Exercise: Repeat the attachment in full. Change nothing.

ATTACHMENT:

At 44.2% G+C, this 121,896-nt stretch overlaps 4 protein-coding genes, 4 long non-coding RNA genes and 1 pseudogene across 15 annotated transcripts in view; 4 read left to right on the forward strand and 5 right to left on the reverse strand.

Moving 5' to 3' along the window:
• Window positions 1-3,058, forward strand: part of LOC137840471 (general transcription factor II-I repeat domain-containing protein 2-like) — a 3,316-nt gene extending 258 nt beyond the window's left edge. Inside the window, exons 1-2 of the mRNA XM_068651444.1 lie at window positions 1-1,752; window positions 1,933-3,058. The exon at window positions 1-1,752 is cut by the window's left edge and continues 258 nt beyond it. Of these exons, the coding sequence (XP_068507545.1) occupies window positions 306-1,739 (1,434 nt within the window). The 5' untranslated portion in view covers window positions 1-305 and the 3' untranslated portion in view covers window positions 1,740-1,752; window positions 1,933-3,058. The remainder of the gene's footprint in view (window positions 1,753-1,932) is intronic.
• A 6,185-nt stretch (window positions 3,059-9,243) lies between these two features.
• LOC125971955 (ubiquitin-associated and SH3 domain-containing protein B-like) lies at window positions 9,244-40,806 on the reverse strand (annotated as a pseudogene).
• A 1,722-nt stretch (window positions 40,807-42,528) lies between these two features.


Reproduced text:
At 44.2% G+C, this 121,896-nt stretch overlaps 4 protein-coding genes, 4 long non-coding RNA genes and 1 pseudogene across 15 annotated transcripts in view; 4 read left to right on the forward strand and 5 right to left on the reverse strand.

Moving 5' to 3' along the window:
• Window positions 1-3,058, forward strand: part of LOC137840471 (general transcription factor II-I repeat domain-containing protein 2-like) — a 3,316-nt gene extending 258 nt beyond the window's left edge. Inside the window, exons 1-2 of the mRNA XM_068651444.1 lie at window positions 1-1,752; window positions 1,933-3,058. The exon at window positions 1-1,752 is cut by the window's left edge and continues 258 nt beyond it. Of these exons, the coding sequence (XP_068507545.1) occupies window positions 306-1,739 (1,434 nt within the window). The 5' untranslated portion in view covers window positions 1-305 and the 3' untranslated portion in view covers window positions 1,740-1,752; window positions 1,933-3,058. The remainder of the gene's footprint in view (window positions 1,753-1,932) is intronic.
• A 6,185-nt stretch (window positions 3,059-9,243) lies between these two features.
• LOC125971955 (ubiquitin-associated and SH3 domain-containing protein B-like) lies at window positions 9,244-40,806 on the reverse strand (annotated as a pseudogene).
• A 1,722-nt stretch (window positions 40,807-42,528) lies between these two features.